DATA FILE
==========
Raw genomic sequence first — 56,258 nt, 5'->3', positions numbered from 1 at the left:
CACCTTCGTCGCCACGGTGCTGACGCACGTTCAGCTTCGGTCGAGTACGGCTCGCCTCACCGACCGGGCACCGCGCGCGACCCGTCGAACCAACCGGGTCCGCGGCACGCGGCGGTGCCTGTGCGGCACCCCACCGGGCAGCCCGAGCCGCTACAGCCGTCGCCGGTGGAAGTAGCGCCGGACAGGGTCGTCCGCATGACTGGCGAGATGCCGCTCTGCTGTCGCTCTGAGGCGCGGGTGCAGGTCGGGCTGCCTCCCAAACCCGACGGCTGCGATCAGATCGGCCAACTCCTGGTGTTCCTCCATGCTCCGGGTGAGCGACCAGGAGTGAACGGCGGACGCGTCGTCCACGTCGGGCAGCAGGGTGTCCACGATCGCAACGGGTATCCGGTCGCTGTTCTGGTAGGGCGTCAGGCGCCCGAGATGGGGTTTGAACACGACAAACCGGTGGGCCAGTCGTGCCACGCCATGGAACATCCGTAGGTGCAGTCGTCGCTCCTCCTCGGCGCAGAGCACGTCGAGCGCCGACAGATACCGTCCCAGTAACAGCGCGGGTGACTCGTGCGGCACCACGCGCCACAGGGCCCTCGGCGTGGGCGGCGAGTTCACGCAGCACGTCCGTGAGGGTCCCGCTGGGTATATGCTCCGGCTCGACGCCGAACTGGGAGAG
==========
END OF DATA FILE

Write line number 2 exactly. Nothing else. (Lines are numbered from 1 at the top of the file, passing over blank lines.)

CACCTTCGTCGCCACGGTGCTGACGCACGTTCAGCTTCGGTCGAGTACGGCTCGCCTCACCGACCGGGCACCGCGCGCGACCCGTCGAACCAACCGGGTCCGCGGCACGCGGCGGTGCCTGTGCGGCACCCCACCGGGCAGCCCGAGCCGCTACAGCCGTCGCCGGTGGAAGTAGCGCCGGACAGGGTCGTCCGCATGACTGGCGAGATGCCGCTCTGCTGTCGCTCTGAGGCGCGGGTGCAGGTCGGGCTGCCTCCCAAACCCGACGGCTGCGATCAGATCGGCCAACTCCTGGTGTTCCTCCATGCTCCGGGTGAGCGACCAGGAGTGAACGGCGGACGCGTCGTCCACGTCGGGCAGCAGGGTGTCCACGATCGCAACGGGTATCCGGTCGCTGTTCTGGTAGGGCGTCAGGCGCCCGAGATGGGGTTTGAACACGACAAACCGGTGGGCCAGTCGTGCCACGCCATGGAACATCCGTAGGTGCAGTCGTCGCTCCTCCTCGGCGCAGAGCACGTCGAGCGCCGACAGATACCGTCCCAGTAACAGCGCGGGTGACTCGTGCGGCACCACGCGCCACAGGGCCCTCGGCGTGGGCGGCGAGTTCACGCAGCACGTCCGTGAGGGTCCCGCTGGGTATATGCTCCGGCTCGACGCCGAACTGGGAGAG